It could just be me, but it seems French singer/songwriters are upping their game of late. Maybe it’s because everyone’s been doing Erasmus the past decade, breaking out of their comfort zones and spending times around off-campus parties in college towns in America soaking in the culture while realizing America and Canada have profound independent music scenes that-till the past decade-have been obscured by pop radio. Or…maybe it’s that we’re discovering their own profound scenes thanks to these little exchanges, realizing there’s a lot more to their own music than meets the ear. Nevertheless, Mina Tindle is the latest singer du jour to pop up. She’s not temporary though, having been in numerous bands prior such as City Slang’s Toy Fight, the trans-Atlantic The Limes as well as JP Nataf. Solo, she sings an indie pop with a more songwriter feel, the kind you’d hear from the lofty (and everyone sounds like…) Regina Spektor or Joanna Newsom, however far softer in tone and quality with an adorable accent to the ears. Think a less nasal Emiliana Torrini.
Her self-titled debut EP is a short, six-song pleasantry you’d expect to hear in cafés. The Parisian gives hopeful hints, leaning towards a more self-confident sound than merely taking in the advice of what’s popular at the moment. Yes, “To Carry Many Small Things” has a catchy, progressive bass line and poppy handclaps, it does have a sneaky bit of banjo hidden in there. The recording is chock-full of hidden elements, marked mostly by piano and keys. To start, it’s a definite pleasant beginning.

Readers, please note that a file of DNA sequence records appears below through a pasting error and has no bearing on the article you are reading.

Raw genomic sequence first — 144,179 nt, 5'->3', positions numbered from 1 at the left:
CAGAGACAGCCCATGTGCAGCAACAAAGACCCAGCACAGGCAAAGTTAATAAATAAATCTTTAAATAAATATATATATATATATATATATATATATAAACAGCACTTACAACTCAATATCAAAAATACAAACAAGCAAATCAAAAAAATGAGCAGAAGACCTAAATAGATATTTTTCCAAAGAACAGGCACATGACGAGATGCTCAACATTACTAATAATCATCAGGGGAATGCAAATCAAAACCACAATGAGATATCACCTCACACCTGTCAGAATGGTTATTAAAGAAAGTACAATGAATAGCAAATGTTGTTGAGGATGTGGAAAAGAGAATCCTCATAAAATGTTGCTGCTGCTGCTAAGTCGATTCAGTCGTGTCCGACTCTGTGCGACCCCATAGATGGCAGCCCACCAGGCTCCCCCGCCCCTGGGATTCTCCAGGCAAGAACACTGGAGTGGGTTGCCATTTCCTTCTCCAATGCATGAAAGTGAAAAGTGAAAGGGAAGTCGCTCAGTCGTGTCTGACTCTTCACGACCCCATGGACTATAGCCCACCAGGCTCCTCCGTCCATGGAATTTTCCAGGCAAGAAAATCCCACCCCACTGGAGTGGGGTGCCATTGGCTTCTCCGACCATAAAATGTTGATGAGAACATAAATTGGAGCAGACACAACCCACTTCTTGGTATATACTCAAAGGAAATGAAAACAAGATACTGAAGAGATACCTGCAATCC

The rest of the EP is much more of a stripped down feel, despite still having several layers of instrumentation. “Bells” is warmly awash in percussion over soaring vocals that alternate high and low. Meanwhile, “Echo” takes a simplified, Pink Moon-esque acoustic guitar over whispered singing. Mina’s voice is the natural highlight of the EP, although multiple listens make the production a close challenger. “Henry” is the essential example as she wraps around you like a friend brightly excited to express her latest discovery. It’s that passion and vocal funness you hear. It dips down, accompanied by the lower register of the piano and a subtle timpani before layers just come in to cover the middle and higher range like a miniature marching band.
We’ll see what happens with the full length. “Plein Nord” is a demo on the EP that really takes away all embellishments, in French. I’d rather hear more songs from her in French than in English, not because of her accent but because, like anything, things are better in their original versions. It’s a crowded field out there for female singer/songwriters who edge towards folk, but embrace indie pop. Mina could go far if she embraces this little nuance and continue along that route. She’s easily got the voice for it.